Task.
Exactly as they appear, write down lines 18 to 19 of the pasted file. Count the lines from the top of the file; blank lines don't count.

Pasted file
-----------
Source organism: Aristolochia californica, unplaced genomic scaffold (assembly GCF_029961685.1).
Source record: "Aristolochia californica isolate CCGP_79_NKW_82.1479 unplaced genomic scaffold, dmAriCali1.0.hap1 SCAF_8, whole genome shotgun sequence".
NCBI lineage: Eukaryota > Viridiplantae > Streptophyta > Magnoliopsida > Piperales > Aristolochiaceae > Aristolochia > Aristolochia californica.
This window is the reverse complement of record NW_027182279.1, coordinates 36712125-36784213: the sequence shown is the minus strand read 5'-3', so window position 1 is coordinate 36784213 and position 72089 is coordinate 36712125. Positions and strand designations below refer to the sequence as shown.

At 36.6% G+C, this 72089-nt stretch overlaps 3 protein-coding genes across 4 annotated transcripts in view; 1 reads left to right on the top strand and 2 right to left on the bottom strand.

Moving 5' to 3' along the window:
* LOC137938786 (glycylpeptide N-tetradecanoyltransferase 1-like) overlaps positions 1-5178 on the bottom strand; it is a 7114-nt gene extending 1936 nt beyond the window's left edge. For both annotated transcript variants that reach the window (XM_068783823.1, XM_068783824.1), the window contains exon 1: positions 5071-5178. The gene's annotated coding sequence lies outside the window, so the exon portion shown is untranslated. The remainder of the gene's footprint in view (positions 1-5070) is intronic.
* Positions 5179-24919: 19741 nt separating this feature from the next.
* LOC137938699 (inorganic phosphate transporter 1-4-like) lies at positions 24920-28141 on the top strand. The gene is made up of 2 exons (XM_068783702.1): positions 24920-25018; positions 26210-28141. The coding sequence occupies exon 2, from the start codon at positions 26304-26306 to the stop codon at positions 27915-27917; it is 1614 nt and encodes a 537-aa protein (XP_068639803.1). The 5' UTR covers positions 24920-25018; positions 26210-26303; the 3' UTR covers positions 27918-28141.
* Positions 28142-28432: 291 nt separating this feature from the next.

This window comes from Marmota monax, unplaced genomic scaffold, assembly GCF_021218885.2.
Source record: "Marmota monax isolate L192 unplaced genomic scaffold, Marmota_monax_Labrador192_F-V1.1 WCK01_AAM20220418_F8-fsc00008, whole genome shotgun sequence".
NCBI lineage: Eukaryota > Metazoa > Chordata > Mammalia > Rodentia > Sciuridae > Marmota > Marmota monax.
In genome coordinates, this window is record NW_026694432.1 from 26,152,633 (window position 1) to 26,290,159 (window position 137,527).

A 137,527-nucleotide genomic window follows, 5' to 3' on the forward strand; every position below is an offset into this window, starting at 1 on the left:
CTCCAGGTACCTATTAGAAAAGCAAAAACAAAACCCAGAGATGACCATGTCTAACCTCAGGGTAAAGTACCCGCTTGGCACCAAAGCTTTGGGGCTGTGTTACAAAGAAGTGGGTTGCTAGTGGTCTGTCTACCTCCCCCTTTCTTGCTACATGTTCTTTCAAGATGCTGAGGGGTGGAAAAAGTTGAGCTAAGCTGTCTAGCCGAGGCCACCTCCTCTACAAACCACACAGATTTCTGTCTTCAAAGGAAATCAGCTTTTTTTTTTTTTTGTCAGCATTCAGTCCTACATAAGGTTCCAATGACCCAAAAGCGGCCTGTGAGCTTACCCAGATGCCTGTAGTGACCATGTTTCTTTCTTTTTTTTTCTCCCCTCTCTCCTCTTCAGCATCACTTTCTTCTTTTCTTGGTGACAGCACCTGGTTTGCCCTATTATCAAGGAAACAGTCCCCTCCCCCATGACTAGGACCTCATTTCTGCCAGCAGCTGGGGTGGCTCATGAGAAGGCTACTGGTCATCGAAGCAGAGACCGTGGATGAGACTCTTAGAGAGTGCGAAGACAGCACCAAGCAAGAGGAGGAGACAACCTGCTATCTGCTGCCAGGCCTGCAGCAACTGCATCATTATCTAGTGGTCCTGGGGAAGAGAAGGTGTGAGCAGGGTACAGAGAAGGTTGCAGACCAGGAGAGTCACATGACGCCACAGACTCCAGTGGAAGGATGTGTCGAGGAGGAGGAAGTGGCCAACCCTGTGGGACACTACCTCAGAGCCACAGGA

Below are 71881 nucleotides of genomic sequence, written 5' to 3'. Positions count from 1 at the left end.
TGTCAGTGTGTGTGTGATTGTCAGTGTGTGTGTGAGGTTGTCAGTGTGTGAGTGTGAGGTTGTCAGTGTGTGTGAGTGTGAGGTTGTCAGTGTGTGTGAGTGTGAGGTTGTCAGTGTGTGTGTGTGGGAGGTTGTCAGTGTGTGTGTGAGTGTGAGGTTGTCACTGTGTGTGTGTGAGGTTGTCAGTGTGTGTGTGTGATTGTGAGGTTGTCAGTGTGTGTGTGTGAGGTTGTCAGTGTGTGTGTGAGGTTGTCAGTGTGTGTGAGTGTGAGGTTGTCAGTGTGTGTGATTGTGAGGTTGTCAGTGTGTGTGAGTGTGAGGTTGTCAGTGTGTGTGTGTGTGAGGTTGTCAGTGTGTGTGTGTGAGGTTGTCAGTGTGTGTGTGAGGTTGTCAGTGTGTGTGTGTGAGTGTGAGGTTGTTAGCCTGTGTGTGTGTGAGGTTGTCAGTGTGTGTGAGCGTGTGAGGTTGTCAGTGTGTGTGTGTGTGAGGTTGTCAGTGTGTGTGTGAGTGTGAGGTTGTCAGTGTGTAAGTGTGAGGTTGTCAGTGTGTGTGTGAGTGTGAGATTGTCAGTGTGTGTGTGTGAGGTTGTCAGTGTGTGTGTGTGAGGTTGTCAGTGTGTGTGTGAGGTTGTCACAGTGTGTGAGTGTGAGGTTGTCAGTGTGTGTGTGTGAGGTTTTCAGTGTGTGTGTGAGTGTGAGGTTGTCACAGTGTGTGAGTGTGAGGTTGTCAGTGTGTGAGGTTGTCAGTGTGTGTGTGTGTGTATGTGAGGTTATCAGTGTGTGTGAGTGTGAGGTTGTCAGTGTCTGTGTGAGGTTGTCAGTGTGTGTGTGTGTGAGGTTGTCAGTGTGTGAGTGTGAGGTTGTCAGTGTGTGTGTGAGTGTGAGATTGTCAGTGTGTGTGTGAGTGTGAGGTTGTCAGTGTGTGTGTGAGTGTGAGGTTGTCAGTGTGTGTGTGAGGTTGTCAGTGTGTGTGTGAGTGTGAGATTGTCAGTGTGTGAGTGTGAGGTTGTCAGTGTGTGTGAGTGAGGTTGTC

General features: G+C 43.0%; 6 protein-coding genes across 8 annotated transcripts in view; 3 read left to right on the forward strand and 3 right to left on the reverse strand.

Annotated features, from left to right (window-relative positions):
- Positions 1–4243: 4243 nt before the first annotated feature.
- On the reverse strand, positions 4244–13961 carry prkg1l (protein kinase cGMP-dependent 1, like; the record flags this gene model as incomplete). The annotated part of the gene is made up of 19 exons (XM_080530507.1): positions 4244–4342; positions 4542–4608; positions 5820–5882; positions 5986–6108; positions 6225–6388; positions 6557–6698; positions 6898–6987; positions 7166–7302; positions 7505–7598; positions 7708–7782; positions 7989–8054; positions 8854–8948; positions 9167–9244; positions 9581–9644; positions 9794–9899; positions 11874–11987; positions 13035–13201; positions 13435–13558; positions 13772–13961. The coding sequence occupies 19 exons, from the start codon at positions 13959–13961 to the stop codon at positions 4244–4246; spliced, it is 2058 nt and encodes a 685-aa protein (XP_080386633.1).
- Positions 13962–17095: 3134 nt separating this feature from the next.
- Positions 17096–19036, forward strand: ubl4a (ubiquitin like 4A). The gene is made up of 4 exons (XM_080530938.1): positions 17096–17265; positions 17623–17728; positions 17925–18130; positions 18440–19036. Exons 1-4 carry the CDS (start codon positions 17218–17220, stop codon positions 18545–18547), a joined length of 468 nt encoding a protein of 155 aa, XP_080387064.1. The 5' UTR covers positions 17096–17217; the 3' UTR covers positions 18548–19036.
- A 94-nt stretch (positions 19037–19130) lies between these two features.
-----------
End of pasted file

TGTCAGTGTGTGTGTGATTGTCAGTGTGTGTGTGAGGTTGTCAGTGTGTGAGTGTGAGGTTGTCAGTGTGTGTGAGTGTGAGGTTGTCAGTGTGTGTGAGTGTGAGGTTGTCAGTGTGTGTGTGTGGGAGGTTGTCAGTGTGTGTGTGAGTGTGAGGTTGTCACTGTGTGTGTGTGAGGTTGTCAGTGTGTGTGTGTGATTGTGAGGTTGTCAGTGTGTGTGTGTGAGGTTGTCAGTGTGTGTGTGAGGTTGTCAGTGTGTGTGAGTGTGAGGTTGTCAGTGTGTGTGATTGTGAGGTTGTCAGTGTGTGTGAGTGTGAGGTTGTCAGTGTGTGTGTGTGTGAGGTTGTCAGTGTGTGTGTGTGAGGTTGTCAGTGTGTGTGTGAGGTTGTCAGTGTGTGTGTGTGAGTGTGAGGTTGTTAGCCTGTGTGTGTGTGAGGTTGTCAGTGTGTGTGAGCGTGTGAGGTTGTCAGTGTGTGTGTGTGTGAGGTTGTCAGTGTGTGTGTGAGTGTGAGGTTGTCAGTGTGTAAGTGTGAGGTTGTCAGTGTGTGTGTGAGTGTGAGATTGTCAGTGTGTGTGTGTGAGGTTGTCAGTGTGTGTGTGTGAGGTTGTCAGTGTGTGTGTGAGGTTGTCACAGTGTGTGAGTGTGAGGTTGTCAGTGTGTGTGTGTGAGGTTTTCAGTGTGTGTGTGAGTGTGAGGTTGTCACAGTGTGTGAGTGTGAGGTTGTCAGTGTGTGAGGTTGTCAGTGTGTGTGTGTGTGTATGTGAGGTTATCAGTGTGTGTGAGTGTGAGGTTGTCAGTGTCTGTGTGAGGTTGTCAGTGTGTGTGTGTGTGAGGTTGTCAGTGTGTGAGTGTGAGGTTGTCAGTGTGTGTGTGAGTGTGAGATTGTCAGTGTGTGTGTGAGTGTGAGGTTGTCAGTGTGTGTGTGAGTGTGAGGTTGTCAGTGTGTGTGTGAGGTTGTCAGTGTGTGTGTGAGTGTGAGATTGTCAGTGTGTGAGTGTGAGGTTGTCAGTGTGTGTGAGTGAGGTTGTC

General features: G+C 43.0%; 6 protein-coding genes across 8 annotated transcripts in view; 3 read left to right on the forward strand and 3 right to left on the reverse strand.